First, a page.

Everything You Need to Know About Worker's Compensation...Almost
Updated: Sep 25, 2019
What is it?
Worker’s Compensation (WC) coverage is a no-fault coverage that provides coverage for injuries that result during an employee’s employment. No-fault means it does not require one party to prove the blame was caused by another party. It is state specific. Individual state law mandates most definitions, coverage territories, terms, and conditions in WC policies. Due to the specific state nature of WC, it is very important if a company hires an employee in a new state, to add that state to the policy.
Worker’s Compensation is mandatory in every state, except New Jersey and Texas. Why? Because well… everything is bigger there. I guess not Work Compensation though? Both states technically have elective laws with high restrictions to opt out.
In four states, you must go to a state-run fund (kind of like FEMA’s flood insurance program). The four WC monopolistic states are North Dakota, Ohio, Washington, and Wyoming. Note it is important to still have employer’s liability coverage, often referred to as Stop Gap insurance, in these states. Stop Gap attaches to a companies’ commercial package or business owner’s package policy.
Employer’s Liability provides coverage for an employer’s liability where recovery is permitted by law for bodily injury arising out of and in the course of an injured employee’s employment that is not covered under worker’s compensation law. It is a kind of umbrella insurance that sits above the state run Worker’s Comp insurance program. Say an employee is hurt, goes and gets fixed up through worker’s comp, but that isn’t enough, they want more, they are still hurt, and there isn’t any coverage left in the Work Comp, so naturally they go after the employer. Enter Employer’s liability insurance. It looks like this on your policy:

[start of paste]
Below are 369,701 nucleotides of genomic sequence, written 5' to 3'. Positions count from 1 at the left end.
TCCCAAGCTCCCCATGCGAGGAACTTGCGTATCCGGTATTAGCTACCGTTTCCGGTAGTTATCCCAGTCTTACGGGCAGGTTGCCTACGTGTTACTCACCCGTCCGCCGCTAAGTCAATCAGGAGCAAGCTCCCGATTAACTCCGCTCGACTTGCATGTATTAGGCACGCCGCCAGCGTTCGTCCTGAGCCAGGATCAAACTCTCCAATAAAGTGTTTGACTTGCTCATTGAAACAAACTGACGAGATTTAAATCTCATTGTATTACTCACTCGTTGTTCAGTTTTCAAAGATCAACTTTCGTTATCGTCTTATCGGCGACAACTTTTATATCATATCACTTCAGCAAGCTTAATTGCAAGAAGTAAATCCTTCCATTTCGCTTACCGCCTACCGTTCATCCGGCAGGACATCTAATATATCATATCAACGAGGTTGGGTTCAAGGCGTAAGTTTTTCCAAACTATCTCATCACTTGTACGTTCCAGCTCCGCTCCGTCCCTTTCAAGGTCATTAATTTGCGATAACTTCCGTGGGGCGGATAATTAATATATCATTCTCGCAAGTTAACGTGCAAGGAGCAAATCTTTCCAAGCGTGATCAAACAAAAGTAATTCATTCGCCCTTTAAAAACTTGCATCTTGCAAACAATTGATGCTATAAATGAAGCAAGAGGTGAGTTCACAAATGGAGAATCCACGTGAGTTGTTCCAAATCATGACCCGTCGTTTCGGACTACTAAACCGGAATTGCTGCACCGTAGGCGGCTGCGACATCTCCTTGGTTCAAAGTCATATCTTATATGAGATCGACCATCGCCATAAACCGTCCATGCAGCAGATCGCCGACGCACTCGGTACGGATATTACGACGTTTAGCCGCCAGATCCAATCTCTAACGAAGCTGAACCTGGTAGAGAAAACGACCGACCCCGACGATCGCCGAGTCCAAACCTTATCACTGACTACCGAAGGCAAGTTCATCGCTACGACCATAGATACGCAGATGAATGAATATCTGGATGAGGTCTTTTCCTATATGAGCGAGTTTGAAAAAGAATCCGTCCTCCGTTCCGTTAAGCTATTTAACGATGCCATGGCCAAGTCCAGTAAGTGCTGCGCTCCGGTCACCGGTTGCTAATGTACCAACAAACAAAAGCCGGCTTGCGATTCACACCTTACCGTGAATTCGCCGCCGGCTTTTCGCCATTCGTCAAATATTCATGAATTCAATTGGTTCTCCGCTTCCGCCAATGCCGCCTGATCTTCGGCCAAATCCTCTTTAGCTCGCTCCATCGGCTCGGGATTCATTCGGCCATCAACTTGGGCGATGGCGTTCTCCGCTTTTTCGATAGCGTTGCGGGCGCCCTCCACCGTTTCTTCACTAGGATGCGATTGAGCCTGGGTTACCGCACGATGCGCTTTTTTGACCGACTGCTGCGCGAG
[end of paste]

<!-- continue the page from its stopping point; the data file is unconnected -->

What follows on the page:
What is Looks like in a Policy
Bodily Injury by Accident $1,000,000 each accident
Bodily Injury by Disease $1,000,000 policy limit
Bodily Injury by disease $1,000,000 each employee
What are the Benefits of the Worker’s Compensation System?
Employers gain predictability for the cost of workplace injuries. Imagine back in the industrial revolution where many adults (and children) were working in dangerous factories. Upper management had no idea what the cost would be for injured employees each year. Now they can just see how much they paid for work comp anually.
The WC system encourages loss prevention and promotes safety. If a company has tons of WC insurance claims one year, you better bet the estimated premiums will go up.
Prompt benefits. Employees don’t have to wait to get treated, the idea is to get them fixed up ASAP and back to work. Speaking of benefits, Worker’s Compensation generally offers four types of benefits
1. Medical Benefits
2. Compensation for Lost wages
4. Death/Survivor benefits
By law the Government mandates Employer's must provide the following to employees:
1. Safe work place
2. Safe tools
3. Safe competent fellow employees
4. Safety rules established and enforced
5. Warn of danger
All employers owe these to all employees
Employee vs. independent contractor